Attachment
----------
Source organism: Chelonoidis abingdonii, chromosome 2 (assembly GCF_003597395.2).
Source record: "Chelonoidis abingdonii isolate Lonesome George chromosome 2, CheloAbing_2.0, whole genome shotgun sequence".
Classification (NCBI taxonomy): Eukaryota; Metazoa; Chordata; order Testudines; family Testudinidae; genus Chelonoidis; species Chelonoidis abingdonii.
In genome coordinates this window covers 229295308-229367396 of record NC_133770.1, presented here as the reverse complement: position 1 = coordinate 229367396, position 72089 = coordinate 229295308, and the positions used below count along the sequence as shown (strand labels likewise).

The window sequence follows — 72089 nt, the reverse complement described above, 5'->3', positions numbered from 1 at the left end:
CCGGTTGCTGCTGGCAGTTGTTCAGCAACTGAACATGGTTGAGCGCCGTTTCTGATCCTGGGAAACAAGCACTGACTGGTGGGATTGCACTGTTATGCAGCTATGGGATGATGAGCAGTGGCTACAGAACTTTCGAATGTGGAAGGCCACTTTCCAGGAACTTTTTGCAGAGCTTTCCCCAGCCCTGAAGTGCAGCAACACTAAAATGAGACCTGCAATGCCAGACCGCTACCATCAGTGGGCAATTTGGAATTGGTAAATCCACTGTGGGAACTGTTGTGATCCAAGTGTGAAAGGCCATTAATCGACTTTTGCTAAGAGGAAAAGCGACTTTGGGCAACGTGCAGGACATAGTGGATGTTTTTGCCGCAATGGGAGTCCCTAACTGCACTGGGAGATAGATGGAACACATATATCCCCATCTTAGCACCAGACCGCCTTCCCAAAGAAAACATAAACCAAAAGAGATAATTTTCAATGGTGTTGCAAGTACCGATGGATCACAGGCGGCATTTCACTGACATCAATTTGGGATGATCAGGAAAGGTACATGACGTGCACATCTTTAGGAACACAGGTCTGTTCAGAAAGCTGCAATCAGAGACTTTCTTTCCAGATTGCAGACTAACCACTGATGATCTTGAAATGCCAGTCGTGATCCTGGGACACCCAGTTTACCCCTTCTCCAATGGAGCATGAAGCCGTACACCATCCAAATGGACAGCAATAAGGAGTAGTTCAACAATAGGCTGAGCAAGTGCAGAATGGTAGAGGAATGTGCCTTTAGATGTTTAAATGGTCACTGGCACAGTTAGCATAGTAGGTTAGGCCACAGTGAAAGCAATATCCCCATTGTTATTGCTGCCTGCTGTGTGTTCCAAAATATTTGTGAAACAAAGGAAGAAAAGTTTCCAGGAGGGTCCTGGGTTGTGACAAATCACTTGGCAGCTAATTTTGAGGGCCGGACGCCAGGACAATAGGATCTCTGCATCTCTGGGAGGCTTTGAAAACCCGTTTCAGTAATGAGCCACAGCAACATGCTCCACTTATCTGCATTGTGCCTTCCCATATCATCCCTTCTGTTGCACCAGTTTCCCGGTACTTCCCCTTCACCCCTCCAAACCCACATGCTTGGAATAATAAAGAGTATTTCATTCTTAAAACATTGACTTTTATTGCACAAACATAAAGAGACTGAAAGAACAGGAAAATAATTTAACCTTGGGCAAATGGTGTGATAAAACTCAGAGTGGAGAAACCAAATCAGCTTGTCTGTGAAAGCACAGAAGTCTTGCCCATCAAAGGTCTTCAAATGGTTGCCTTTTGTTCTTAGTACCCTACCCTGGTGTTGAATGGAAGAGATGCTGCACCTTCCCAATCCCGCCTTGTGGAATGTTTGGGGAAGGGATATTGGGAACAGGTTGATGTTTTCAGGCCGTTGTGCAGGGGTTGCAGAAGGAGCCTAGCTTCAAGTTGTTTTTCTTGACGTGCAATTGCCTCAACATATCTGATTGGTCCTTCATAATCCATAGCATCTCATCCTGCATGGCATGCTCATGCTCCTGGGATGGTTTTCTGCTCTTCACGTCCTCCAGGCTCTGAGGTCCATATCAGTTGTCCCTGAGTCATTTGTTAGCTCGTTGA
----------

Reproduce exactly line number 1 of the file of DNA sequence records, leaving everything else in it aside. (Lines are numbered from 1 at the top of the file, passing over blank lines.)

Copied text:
Source organism: Chelonoidis abingdonii, chromosome 2 (assembly GCF_003597395.2).